“I think that, like many times in life, there are competing valid goals, and I think in course design in general you want the achieved score to match the demonstrated skill. That’s a general goal,” Duvall said. “Disc golf also needs to be, in a fair way, more appealing to spectators. And that’s also a valid competing goal - and I emphasize fairly, we don’t want destruction derby out there or wrestling. As much as I love those, we don’t want disc golf to be that. I’m completely on board that throw-and-distance does not perfectly match the demonstrated skill. There is quite a lot of, I believe, fair excitement on holes 13 and 17 at the USDGC.”
Per the USDGC caddie book, players may proceed to a drop zone on hole 17 after three OB throws.
PDGA Tour Manager Andrew Sweeton, who oversees the process of granting rules waivers to tournament directors, referred questions to PDGA Executive Director Brian Graham. Graham was not immediately available for comment.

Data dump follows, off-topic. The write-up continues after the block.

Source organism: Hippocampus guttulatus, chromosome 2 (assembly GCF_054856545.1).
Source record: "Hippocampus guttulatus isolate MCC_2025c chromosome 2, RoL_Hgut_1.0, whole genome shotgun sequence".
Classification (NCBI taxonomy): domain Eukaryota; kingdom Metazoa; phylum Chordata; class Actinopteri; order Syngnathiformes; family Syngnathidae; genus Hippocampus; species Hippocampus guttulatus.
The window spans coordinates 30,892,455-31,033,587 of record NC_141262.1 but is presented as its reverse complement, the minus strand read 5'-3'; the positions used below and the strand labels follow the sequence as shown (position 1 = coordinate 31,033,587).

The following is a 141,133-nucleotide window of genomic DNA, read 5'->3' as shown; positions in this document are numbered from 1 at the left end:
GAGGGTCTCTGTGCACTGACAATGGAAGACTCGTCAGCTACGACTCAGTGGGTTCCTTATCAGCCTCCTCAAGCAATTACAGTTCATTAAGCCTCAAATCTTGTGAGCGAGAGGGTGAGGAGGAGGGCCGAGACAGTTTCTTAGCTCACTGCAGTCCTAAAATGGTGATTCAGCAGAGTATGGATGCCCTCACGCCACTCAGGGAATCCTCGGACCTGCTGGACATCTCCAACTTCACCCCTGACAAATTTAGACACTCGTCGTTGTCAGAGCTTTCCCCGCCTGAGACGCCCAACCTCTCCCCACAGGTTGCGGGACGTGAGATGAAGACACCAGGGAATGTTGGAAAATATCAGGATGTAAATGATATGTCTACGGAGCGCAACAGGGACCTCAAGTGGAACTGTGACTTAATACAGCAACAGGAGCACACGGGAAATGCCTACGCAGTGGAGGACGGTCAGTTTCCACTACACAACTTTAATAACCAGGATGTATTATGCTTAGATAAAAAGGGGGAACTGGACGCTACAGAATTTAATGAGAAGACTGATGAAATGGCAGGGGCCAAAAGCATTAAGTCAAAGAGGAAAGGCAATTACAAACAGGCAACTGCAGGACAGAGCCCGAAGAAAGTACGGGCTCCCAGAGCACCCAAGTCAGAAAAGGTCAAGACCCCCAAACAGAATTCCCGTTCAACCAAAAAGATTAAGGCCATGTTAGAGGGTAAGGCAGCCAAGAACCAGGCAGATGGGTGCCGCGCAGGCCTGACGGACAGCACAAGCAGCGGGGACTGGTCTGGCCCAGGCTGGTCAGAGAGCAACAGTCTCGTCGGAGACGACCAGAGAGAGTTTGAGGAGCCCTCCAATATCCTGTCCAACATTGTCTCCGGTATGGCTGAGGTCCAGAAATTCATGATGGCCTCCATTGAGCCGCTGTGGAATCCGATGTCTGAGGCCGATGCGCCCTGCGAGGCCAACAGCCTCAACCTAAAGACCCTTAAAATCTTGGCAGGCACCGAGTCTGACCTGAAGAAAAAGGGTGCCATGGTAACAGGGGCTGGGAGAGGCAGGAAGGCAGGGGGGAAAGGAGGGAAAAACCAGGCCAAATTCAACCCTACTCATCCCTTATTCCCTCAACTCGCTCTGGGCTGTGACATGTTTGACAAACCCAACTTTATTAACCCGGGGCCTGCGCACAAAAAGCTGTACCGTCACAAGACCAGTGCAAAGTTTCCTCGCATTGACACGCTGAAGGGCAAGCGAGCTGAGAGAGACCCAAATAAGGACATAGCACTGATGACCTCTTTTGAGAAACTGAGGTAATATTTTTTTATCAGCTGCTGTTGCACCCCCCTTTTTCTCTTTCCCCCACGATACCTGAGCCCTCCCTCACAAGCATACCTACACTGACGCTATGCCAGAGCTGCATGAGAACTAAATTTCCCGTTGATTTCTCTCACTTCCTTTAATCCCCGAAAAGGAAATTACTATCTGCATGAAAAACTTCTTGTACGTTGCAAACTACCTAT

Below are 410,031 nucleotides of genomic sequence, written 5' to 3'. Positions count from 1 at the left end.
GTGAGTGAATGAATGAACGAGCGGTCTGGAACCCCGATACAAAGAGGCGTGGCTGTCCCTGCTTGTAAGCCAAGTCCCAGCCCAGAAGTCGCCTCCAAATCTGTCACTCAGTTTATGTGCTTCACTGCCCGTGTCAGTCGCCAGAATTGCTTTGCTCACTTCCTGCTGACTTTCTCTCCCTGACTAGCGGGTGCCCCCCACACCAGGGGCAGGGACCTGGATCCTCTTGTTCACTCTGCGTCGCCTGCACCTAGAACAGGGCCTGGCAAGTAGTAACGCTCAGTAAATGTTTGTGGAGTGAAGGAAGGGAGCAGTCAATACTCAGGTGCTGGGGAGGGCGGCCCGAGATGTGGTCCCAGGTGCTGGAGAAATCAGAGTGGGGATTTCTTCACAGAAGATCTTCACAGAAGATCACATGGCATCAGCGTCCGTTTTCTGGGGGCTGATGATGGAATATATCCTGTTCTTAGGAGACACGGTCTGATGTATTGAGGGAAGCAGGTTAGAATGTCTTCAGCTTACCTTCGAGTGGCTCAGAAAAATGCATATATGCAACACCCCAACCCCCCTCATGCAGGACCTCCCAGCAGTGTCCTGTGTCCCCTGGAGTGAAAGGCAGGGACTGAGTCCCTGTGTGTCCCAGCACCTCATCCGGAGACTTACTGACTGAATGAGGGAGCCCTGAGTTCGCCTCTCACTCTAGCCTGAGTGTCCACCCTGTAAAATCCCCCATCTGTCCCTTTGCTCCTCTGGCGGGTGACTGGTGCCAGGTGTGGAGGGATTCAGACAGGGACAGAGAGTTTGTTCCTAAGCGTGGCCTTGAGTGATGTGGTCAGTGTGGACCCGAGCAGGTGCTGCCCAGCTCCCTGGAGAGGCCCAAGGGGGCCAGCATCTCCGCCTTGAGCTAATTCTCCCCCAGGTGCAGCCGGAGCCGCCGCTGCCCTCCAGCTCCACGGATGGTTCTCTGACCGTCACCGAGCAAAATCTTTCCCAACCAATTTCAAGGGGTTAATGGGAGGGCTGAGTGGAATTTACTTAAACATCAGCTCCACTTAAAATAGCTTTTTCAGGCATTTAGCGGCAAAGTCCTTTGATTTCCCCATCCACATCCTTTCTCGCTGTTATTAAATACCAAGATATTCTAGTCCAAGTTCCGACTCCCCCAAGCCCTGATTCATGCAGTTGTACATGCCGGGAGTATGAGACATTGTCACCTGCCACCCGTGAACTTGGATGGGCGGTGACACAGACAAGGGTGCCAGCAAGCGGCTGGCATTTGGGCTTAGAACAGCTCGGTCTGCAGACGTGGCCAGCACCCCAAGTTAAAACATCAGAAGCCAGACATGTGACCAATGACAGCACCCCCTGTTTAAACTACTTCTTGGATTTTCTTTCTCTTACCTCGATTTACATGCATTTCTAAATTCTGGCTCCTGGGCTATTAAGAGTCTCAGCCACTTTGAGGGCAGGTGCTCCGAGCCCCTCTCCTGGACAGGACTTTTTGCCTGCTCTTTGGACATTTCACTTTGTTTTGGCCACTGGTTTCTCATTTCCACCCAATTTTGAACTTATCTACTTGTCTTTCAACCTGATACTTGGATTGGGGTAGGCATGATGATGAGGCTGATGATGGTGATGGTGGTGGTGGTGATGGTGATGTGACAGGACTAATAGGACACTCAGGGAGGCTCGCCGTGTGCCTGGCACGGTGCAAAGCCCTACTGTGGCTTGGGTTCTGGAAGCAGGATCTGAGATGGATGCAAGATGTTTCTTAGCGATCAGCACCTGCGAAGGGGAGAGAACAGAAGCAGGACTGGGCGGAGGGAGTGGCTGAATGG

The PDGA explained its reasons for limiting the use of throw-and-distance in an article on its website earlier this year, deeming that the integration of the rules can be overly punitive.
“Requiring a disc golfer to re-throw from the tee or from a previous lie is an excessive penalty for a shot that the player has already demonstrated they couldn’t make,” the article stated.
Despite the difference in opinion about the holes, Duvall was steadfast in asserting that the USDGC and PDGA have a positive working relationship.